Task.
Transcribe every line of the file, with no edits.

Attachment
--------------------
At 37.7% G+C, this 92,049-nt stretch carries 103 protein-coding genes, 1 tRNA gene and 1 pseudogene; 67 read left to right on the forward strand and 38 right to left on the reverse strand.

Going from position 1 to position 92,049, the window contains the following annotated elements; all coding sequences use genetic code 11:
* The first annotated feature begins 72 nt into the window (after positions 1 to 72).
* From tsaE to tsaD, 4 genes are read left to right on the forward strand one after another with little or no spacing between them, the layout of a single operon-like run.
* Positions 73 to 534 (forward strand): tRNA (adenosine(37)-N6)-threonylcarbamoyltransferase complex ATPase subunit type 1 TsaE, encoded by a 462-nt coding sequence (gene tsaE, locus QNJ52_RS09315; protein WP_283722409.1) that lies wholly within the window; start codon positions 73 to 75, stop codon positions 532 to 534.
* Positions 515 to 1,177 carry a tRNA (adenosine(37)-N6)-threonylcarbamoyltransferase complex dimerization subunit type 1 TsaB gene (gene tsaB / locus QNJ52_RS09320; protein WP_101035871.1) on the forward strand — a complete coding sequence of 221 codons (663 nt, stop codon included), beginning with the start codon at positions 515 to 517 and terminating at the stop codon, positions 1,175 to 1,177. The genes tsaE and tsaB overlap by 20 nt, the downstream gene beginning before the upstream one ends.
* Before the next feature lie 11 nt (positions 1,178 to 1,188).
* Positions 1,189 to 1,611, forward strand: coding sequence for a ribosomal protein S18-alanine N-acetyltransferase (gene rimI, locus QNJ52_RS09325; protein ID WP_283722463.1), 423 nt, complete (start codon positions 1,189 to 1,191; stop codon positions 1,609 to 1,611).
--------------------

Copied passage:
At 37.7% G+C, this 92,049-nt stretch carries 103 protein-coding genes, 1 tRNA gene and 1 pseudogene; 67 read left to right on the forward strand and 38 right to left on the reverse strand.

Going from position 1 to position 92,049, the window contains the following annotated elements; all coding sequences use genetic code 11:
* The first annotated feature begins 72 nt into the window (after positions 1 to 72).
* From tsaE to tsaD, 4 genes are read left to right on the forward strand one after another with little or no spacing between them, the layout of a single operon-like run.
* Positions 73 to 534 (forward strand): tRNA (adenosine(37)-N6)-threonylcarbamoyltransferase complex ATPase subunit type 1 TsaE, encoded by a 462-nt coding sequence (gene tsaE, locus QNJ52_RS09315; protein WP_283722409.1) that lies wholly within the window; start codon positions 73 to 75, stop codon positions 532 to 534.
* Positions 515 to 1,177 carry a tRNA (adenosine(37)-N6)-threonylcarbamoyltransferase complex dimerization subunit type 1 TsaB gene (gene tsaB / locus QNJ52_RS09320; protein WP_101035871.1) on the forward strand — a complete coding sequence of 221 codons (663 nt, stop codon included), beginning with the start codon at positions 515 to 517 and terminating at the stop codon, positions 1,175 to 1,177. The genes tsaE and tsaB overlap by 20 nt, the downstream gene beginning before the upstream one ends.
* Before the next feature lie 11 nt (positions 1,178 to 1,188).
* Positions 1,189 to 1,611, forward strand: coding sequence for a ribosomal protein S18-alanine N-acetyltransferase (gene rimI, locus QNJ52_RS09325; protein ID WP_283722463.1), 423 nt, complete (start codon positions 1,189 to 1,191; stop codon positions 1,609 to 1,611).